Home National News Hawaii ‘RESISTS’ Against Trump. Will Attempt To Block Controversial Executive Action

Hawaii ‘RESISTS’ Against Trump. Will Attempt To Block Controversial Executive Action

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Hawaii ‘RESISTS’ Against Trump. Will Attempt To Block Controversial Executive Action

Trump’s revised executive order on immigration is once again under attack. The day after he signed the executive order, the State of Hawaii decided to get a federal judge to perform another temporary block.

Attorney General of Hawaii, Doug Chin, is the fighting force behind the second block. Much like the first travel ban block, this will probably issue a long line of legal implications to the Trump administration.

The order was revised after mass chaos erupted throughout the country in opposition. The first order also had vulnerabilities that needed to be taken care of. While the Trump administration is hoping to get the temporary ban issued, Lawyers for Hawaii don’t believe the Trump administration changed enough of the order to make it legal.

Former acting solicitor general in the Obama administration, Neal Katyal, heads up the Hawaii lawyers and made a comment on Tuesday saying:

“We absolutely agree with the president’s senior adviser, Stephen Miller, who said this executive order is the same as the last one. The same legal problems that infected the first one infect version 2.0.”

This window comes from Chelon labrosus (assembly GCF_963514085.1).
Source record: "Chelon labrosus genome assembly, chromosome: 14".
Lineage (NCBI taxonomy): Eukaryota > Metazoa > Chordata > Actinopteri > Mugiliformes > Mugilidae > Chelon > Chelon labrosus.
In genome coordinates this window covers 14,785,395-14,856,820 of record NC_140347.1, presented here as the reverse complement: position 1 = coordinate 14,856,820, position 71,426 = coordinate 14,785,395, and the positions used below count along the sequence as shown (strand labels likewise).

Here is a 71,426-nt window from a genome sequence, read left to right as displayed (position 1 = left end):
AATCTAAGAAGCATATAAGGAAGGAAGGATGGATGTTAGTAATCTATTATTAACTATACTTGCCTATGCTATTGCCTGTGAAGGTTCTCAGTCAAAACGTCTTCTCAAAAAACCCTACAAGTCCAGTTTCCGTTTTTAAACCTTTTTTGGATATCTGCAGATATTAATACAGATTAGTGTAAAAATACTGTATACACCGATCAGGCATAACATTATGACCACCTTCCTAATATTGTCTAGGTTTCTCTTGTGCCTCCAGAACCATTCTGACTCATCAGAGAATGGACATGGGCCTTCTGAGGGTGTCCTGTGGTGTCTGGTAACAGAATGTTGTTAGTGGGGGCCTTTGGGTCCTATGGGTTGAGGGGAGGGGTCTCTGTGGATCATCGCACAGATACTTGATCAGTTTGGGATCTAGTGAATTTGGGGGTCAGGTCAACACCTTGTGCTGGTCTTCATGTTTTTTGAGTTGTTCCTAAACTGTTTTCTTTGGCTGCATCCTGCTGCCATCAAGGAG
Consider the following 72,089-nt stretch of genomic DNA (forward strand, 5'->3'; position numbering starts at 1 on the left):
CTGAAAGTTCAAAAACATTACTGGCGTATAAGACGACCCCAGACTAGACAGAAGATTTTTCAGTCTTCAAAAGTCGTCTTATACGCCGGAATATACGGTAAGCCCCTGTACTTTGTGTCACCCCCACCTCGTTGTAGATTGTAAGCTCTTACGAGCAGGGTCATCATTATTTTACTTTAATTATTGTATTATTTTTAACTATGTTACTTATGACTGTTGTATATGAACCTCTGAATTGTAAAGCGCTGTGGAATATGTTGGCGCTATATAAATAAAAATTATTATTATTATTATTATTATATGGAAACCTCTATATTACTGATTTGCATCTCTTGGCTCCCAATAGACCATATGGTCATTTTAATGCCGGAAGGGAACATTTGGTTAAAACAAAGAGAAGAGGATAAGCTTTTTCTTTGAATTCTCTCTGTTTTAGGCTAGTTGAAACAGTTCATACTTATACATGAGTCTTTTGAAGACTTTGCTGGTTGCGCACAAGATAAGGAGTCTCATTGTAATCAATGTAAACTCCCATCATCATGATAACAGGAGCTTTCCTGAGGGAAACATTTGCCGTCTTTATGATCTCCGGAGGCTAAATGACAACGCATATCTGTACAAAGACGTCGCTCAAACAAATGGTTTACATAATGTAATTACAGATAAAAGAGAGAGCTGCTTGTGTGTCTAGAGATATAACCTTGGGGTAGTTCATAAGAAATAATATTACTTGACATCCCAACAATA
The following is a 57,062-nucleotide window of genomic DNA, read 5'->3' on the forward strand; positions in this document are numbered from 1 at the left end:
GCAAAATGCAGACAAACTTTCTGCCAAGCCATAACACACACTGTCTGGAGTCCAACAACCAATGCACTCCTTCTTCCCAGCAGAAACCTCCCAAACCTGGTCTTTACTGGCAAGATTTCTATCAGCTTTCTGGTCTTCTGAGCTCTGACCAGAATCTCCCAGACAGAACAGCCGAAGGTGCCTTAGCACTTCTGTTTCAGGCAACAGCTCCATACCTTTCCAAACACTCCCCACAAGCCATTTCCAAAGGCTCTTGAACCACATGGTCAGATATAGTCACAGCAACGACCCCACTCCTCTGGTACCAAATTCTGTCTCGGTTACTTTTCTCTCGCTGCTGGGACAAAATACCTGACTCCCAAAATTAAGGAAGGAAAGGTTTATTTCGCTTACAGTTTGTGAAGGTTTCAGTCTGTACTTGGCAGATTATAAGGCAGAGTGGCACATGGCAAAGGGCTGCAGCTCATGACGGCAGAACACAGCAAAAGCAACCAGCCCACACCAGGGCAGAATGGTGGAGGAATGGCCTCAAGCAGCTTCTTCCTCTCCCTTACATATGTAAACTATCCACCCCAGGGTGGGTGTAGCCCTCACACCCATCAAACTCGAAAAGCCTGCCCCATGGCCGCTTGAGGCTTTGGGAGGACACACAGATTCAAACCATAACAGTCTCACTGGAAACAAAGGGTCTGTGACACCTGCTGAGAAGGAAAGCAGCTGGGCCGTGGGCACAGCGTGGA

But despite what several left sided citizens are saying, other legal specialists are saying the revisions may be just enough to get past the courts. However, the lawyers in Hawaii argue that the order is still discriminating religions:

“Given that the new executive order began life as a ‘Muslim ban,’ its implementation also means that the state will be forced to tolerate a policy that disfavors one religion.”

Hawaii’s court papers continued their attack against how the ban directly affects Hawaii:

“[The ban] is inflicting immediate damage to Hawaii’s economy, educational institutions, and tourism industry; and it is subjecting a portion of the state’s citizens to second-class treatment and discrimination, while denying all Hawaii residents the benefits of an inclusive and pluralistic society.”

The travel ban is expected to go into effect on March 16th but might be prevented if the unfreeze on Hawaii’s original case goes through.

Credit: NY Times

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